PLEDGE NOW
The History, Science And Myth Of Poison

A new exhibit at the American Museum of Natural History in New York explores the power of poison to harm and to help.

The golden poison dart frog is credited as the most poisonous animal currently in existence. (AMNH)

The golden poison dart frog is credited as the most poisonous animal currently in existence. (AMNH)

Poison is somehow utterly captivating.  Start talking “double, double toil and trouble,” and we’re all ears.  Root of hemlock.  Poisoned entrails.  Slips of yew. Humankind has known for a long, long time that the natural world bubbles with poisons, far and wide.  Poison frogs.  Poisonous caterpillars.  Monkshood. Wolfsbane.  Castor bean. Belladonna. Oh, and aersenic of course.  And a whole lot more.  A new exhibit at the Museum of  Natural History unfurls poison in nature, myth, murder and in medicine.  This hour On Point:  the power of poison.

— Tom Ashbrook

Guests

Mark Siddall, curator at the American Museum of Natural History and the current exhibit, “The Power of Poison.” (@TheLeechGuy)

Deborah Blum, Pulitzer Prize-winning science writer, professor and author of “The Poisoner’s Handbook; Murder and the Birth of Forensic Evidence in Jazz Age New York.” (@DeborahBlum)

From Tom’s Reading List

New York Daily News: Mark Siddall of the American Museum of Natural History points out poisons all around us — “Just because the city’s murder rate is on pace for a historic low doesn’t mean there aren’t dangers at every corner. Wherever you step in the Big Apple — from the gutter to the grocery store — you’re surrounded by potential poisons. It’s not cause to panic — but there’s reason to study up, according to American Museum of Natural History poison expert Mark Siddall. ‘We live in a pretty safe environment,’ says Siddall, who recently discovered a new species of venomous leech in the Amazon rain forest. His new exhibit, ‘The Power of Poison,’ opening Saturday, tracks toxins throughout history, from Cleopatra’s deadly snakebite to the possibility Napoleon died due to arsenic in his wallpaper.”

Bloomberg: Poison Show Inspired My Thanksgiving — “‘The Power of Poison’ takes us on a focused journey through the realms of myth, history, medicine, literature, murder and dementia starting with a glittering display of chocolates. In the interest of domestic harmony, resist leaving an opened box of Godiva on the coffee table within reach of the yappy canine belonging to your annoying sister-in-law. Like so many exhibitions at the museum, ‘The Power of Poison’ is entertaining, illuminating, inspirational and definitely spellbinding. Sit down and watch a film of a poisonous water snake take on a freaky Moray eel. It’s hard to know who to root for, but that toothy eel has my vote.”

Mother Jones: Study: Everything I Like to Ingest Has Arsenic — “In a study apparently designed by my friend for revenge on me, Dartmouth researchers found an association between bodily arsenic loads and consumption of the following substances I have swooned over in print (and enjoy in really life pretty much every chance I get): white wine, beer, Brussels sprouts, and ‘dark meat fish,’ a category that includes my beloved sardines. For people who drink 2.5 beers or glasses of white wine per day, they found, arsenic levels were 20 percent to 30 percent higher than for nondrinkers. Gulp. Or, perhaps better: Stop gulping.”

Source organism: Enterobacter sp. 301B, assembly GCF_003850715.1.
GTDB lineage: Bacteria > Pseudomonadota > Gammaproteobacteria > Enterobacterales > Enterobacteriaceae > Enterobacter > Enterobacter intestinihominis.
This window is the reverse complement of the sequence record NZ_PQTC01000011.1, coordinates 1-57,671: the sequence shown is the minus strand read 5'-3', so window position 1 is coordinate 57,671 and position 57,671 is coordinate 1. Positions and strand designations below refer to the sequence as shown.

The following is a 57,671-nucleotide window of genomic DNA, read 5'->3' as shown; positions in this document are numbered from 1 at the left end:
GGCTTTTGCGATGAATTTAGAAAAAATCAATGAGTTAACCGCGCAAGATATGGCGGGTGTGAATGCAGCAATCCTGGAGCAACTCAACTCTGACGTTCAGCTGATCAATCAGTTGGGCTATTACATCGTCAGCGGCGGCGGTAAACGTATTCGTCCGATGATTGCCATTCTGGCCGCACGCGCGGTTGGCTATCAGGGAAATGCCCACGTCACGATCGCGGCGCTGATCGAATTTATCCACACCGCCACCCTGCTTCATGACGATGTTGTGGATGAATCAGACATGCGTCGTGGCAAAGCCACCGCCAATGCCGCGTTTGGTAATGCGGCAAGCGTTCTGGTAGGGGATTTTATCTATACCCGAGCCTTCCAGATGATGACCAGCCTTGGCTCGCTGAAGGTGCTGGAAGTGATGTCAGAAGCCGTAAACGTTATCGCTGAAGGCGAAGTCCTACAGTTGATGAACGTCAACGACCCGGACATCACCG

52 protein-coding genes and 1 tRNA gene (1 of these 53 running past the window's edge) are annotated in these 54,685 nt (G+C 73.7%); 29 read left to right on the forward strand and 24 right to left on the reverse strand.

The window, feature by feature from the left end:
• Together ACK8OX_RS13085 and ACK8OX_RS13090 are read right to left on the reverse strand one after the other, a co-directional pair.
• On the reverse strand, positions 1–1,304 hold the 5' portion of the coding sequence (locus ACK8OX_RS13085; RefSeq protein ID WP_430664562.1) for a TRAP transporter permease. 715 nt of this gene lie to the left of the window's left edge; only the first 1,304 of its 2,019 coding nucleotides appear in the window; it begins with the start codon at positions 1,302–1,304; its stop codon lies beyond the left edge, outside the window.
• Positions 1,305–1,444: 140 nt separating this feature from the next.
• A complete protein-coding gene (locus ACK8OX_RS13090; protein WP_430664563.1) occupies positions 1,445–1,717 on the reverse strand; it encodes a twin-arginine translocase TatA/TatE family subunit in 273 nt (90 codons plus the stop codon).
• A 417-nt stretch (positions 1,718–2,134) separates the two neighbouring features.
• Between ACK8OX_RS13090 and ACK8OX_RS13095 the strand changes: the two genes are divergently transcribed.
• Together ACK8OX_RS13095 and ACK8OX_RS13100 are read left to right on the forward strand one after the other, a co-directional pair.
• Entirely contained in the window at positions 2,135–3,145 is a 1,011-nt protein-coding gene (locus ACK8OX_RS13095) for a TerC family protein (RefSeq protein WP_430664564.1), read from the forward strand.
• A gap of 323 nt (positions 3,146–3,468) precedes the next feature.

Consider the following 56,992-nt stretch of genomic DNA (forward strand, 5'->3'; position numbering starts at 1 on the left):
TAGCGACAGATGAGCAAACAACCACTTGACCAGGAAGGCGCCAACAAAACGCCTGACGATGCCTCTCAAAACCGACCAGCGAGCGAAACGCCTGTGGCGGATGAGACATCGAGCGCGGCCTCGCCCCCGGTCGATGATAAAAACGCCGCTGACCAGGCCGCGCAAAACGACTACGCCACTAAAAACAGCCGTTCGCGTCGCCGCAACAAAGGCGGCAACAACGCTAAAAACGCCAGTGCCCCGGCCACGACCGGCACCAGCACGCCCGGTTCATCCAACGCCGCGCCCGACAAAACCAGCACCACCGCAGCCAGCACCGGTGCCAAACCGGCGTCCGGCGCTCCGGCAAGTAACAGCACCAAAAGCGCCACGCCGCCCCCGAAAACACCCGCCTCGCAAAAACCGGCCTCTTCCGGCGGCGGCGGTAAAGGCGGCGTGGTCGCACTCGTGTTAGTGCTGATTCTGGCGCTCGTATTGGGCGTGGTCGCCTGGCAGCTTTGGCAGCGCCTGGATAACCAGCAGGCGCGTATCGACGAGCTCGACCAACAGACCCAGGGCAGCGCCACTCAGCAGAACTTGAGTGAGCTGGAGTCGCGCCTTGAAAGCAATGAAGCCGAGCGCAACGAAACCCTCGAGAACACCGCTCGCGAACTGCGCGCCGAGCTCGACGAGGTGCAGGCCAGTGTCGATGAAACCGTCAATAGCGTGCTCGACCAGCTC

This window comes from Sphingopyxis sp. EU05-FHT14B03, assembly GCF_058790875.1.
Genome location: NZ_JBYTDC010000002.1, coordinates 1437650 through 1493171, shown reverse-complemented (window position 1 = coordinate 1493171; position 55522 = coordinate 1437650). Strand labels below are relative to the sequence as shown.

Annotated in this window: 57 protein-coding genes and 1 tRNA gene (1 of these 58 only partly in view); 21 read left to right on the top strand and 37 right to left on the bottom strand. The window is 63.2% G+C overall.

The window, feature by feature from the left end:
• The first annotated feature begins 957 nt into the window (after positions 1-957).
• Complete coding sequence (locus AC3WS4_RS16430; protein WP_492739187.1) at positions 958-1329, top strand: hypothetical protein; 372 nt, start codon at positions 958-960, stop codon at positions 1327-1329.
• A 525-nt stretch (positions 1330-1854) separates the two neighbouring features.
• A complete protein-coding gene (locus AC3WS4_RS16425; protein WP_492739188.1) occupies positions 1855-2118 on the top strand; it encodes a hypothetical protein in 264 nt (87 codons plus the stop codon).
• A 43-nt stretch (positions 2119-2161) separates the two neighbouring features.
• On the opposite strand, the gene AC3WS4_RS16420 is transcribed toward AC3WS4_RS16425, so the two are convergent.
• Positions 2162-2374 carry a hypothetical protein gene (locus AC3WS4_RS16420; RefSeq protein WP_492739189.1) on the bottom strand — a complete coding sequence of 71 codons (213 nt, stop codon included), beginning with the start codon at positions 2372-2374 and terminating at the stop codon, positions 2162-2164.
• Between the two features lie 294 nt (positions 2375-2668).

Please follow our community rules when engaging in comment discussion on this site.
ONPOINT
TODAY
Feb 11, 2016
In this Oct. 21, 2013, file photo, Vern Lund, president of Liberty Mine in central Mississippi near DeKalb, Miss., holds some of the lignite coal planned for use in the nearby Mississippi Power Co. carbon capture power plant. (AP Photo/Rogelio V. Solis, File)

The Supreme Court hits the brakes on the heart of President Obama’s push to fight global warming. We’ll dig in.

Feb 11, 2016
A sampling of same of the great books author David Denby thinks could help encourage young readers to love books. (National Post)

David Denby on the 24 great books that can bring even today’s kids to reading. And maybe you, too.

RECENT
SHOWS
Feb 10, 2016
In this Feb. 1, 2016 photo, a technician from the British biotec company Oxitec, inspects the pupae of genetically modified Aedes aegypti mosquitoes, a vector for transmitting the Zika virus, in Campinas, Brazil. (AP Photo/Andre Penner)

Taking on the Zika virus, from tackling the disease itself, to killing the mosquitoes that carry it to the challenge of birth control.

 
Feb 10, 2016
Democratic presidential candidate Sen. Bernie Sanders, I-Vt., waves to the crowd before speaking during a primary night watch party at Concord High School, Tuesday, Feb. 9, 2016, in Concord, N.H. (AP Photo/John Minchillo)

The winners and losers in New Hampshire, and the path ahead in the presidential primary race.

On Point Blog
On Point Blog
Notes From New Hampshire, #9: Remedy Or Replica?
Wednesday, Feb 10, 2016

Jack Beatty offers one last note from New Hampshire, and looks beyond to the primary races yet to come in both parties.

More »
Comment
 
Tom Ashbrook’s Note From New Hampshire
Tuesday, Feb 9, 2016

Fresh off the New Hampshire Presidential Primary results, host Tom Ashbrook reflects on his trip to New Hampshire, and on what comes next in the race to the White House.

More »
Comment
 
Notes From New Hampshire, #6: Bernie v. Hillary — The Electability Debate
Monday, Feb 8, 2016

Bill and Betty are not real New Hampshire voters. But their arguments about the Democratic race for President most certainly are.

More »
Comment